There are three basic ways to get a residential mortgage. Each has its pluses and minuses, but two have the potential to save you considerable money over the first, and one potentially can save you much more over the other two.
1. The most popular option is to go into your bank, talk to the loan officer, and let him or her guide you through the transaction.
This approach saves you anxiety: you have a contact person whom you trust and will hold your hand as you navigate through the paperwork and other hoops and hurdles.
But that pleasant interaction hides what’s going on behind the scenes. The real business is being transacted in the back office, where your case has been assigned to someone – the “underwriter” – to collect all your financial paperwork and other documents, obtain your credit score, and generally prepare the case for presentation to the loan committee, where the final decision will be made whether to offer you the mortgage loan. This offer – the “Commitment” – will be contingent on several things, including an appraisal of the property to ensure that the value is at least as much as the mortgage on offer.
You’ll be given an interest rate and assessed fees (“points” or percentages of the mortgage amount) and often saddled with other charges, such as an “application fee”, a fee for locking in your rate and the costs of appraising the property.
Usually, as soon as you close on your house your mortgage will be “sold” by the bank to a mortgage aggregator, such as Fanny Mae, who will promptly bundle it with other mortgages and sell bonds backed by the mortgages to investors. This is called “securitization”. The bank will still be involved as the mortgage “servicer”, meaning that you’ll send your payments to the bank who will then forward it (minus a fee for its service) to the entity then holding your loan.
This is the standard procedure and there’s nothing nefarious about it.
But one expense goes unstated: you’re paying for the upkeep of the brick-and-mortar bank and the salary of your hand-holding loan officer!
2. The second option is to go through a mortgage broker who has access to many different lenders.
It’s important to understand what that broker does for you: the broker will refer your inquiry to a number of lenders who will contact you and try to solicit your business. The broker will be paid a small fee by the lenders for the referral. The mortgage broker will not negotiate on your behalf or try to get you the best deal. Yes, the mortgage broker will tell you about the exceptionally low rate you’ll qualify for, but it’s only once you’re put in touch with an actual lender that you’ll discover the actual lender-specific rate, fees and other charges.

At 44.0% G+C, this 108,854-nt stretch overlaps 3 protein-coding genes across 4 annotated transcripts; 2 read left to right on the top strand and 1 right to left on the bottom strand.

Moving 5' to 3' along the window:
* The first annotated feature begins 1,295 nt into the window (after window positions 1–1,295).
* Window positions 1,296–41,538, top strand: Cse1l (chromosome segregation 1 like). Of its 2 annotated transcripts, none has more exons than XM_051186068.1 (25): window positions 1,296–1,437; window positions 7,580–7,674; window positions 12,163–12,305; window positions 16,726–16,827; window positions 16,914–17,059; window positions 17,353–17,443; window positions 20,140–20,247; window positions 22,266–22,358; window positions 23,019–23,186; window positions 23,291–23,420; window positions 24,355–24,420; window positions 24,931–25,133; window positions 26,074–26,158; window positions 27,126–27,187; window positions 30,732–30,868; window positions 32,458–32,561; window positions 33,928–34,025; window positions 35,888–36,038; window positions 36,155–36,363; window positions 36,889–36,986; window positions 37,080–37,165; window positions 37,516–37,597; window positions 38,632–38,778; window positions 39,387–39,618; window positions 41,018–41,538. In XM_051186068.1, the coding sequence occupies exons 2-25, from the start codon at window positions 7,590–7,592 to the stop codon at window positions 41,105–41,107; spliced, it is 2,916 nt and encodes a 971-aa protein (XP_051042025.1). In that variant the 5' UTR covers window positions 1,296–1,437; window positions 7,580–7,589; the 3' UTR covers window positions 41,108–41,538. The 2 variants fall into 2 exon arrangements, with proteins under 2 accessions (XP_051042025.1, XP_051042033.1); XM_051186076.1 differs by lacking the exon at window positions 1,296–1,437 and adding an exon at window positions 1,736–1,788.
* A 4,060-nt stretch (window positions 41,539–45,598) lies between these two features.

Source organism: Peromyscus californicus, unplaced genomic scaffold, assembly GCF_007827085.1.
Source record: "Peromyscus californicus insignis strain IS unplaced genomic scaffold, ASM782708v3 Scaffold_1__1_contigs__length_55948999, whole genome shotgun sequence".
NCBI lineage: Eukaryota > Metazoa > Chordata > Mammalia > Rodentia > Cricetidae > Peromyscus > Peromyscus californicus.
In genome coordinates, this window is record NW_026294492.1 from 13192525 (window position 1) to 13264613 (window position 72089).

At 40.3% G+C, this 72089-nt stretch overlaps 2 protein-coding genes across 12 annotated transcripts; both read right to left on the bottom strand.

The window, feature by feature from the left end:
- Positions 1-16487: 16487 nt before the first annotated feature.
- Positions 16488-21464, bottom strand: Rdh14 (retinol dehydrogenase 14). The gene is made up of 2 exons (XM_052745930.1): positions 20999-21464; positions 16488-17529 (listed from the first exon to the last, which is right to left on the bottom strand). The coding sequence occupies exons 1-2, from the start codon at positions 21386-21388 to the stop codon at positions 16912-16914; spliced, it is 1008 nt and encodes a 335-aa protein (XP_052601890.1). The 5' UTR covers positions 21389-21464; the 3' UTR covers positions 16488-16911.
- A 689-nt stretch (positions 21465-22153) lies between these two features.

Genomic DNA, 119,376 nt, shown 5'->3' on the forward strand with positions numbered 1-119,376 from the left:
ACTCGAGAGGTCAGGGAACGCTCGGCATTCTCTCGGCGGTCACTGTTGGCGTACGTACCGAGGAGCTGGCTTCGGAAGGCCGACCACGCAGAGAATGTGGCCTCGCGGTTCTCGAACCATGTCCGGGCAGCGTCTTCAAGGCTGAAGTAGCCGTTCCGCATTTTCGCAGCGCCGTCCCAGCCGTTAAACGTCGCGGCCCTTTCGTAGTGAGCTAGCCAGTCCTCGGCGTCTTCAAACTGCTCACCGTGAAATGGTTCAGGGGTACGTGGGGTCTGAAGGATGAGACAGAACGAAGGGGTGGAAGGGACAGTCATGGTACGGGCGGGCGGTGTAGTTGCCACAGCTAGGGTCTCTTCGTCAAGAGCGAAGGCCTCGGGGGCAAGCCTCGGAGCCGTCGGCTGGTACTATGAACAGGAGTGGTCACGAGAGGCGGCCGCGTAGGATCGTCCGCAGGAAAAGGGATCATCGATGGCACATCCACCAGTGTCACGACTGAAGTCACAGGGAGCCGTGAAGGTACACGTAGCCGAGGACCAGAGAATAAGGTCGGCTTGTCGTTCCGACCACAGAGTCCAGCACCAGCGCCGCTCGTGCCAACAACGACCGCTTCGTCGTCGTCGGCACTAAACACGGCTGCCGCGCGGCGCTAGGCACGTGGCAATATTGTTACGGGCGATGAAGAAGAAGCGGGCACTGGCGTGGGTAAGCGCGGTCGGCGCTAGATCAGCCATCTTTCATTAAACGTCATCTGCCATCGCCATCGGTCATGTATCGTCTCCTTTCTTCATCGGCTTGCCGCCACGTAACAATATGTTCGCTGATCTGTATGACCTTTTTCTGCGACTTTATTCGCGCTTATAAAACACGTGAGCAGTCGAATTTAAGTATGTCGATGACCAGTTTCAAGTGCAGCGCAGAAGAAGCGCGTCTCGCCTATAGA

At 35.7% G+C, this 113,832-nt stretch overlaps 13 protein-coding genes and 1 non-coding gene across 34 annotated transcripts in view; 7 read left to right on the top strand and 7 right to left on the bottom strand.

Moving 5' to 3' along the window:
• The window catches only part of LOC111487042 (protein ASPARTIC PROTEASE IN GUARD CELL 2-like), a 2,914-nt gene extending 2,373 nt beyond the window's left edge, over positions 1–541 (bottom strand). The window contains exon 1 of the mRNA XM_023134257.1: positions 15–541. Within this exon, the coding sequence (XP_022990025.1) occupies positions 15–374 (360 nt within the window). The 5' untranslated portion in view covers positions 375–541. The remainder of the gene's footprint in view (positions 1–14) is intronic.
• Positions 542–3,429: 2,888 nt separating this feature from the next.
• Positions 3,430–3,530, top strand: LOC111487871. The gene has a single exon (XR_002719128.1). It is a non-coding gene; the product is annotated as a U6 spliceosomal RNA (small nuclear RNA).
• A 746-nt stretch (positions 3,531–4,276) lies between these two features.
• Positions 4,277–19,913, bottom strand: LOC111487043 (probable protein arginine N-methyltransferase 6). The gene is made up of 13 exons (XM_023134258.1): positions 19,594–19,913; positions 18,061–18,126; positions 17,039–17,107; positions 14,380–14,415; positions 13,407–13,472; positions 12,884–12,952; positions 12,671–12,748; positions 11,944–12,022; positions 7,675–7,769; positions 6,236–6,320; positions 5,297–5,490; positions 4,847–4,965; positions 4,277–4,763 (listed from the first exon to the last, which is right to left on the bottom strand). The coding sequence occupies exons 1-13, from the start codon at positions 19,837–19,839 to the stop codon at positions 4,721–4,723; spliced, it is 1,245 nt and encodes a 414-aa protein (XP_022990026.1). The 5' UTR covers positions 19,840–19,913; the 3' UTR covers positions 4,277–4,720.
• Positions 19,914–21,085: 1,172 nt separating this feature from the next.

It’s easy to find a mortgage broker: sites such as Lending Tree and Zillow act as brokers and will put you in touch with lenders who meet their quality criteria. A couple of the lenders may be traditional banks, but most will be “internet banks”, with no physical presence. They are regulated and have to qualify with the state authorities to make mortgage loans.
You will field calls from several lenders and can compare their offers. The person on the phone will quickly yield to an underwriter, who will take charge of the process. From there the process unfolds similarly to option 1.
This option has the advantage that you’re not paying for the brick-and-mortar bank. The rate you get will almost always be lower than that offered by a traditional bank. As long as they go through and issue a commitment and then make the loan everything is fine.
3. The third option – and the one most likely to yield the cheapest mortgage – is to run a “reverse auction.”
This course is a variation of the second. Once you gather the rates from the lenders who call you, run what I like to call a “reverse auction”: take the lowest rate, fees and charges and call back the others and tell them they have to beat that package. One or more likely will. Then take that rate and go back to the others and tell them they have to beat the new rate! Repeat this process over and over until all but one drops out! You’ll have the cheapest rate available.
There’s nothing dishonest about running this “auction”: you’re telling the lenders the truth about the rate you have in hand and giving them the opportunity to win your business.
Remember, though, that the rate isn’t the only thing that goes into pricing a mortgage: there are fees and charges too. But the lenders will compete on all of these items, so be sure to include them in the negotiation. The goal is to get the best combination so the total APR (or “annual percentage rate”) is the lowest. This number will wrap in all costs and will be a good (though not perfect) basis for comparison.
I know of several people – myself included! – who emerged from the process with a rate that left others with dropped jaws, no points and healthy contributions from the lender to cover all, or most, of the bank’s closing costs! All of this can be accomplished with 2 to 3 days of telephone calls.
This option requires the most work and some nerve. But once you do it you’ll want to apply the technique to other major purchases.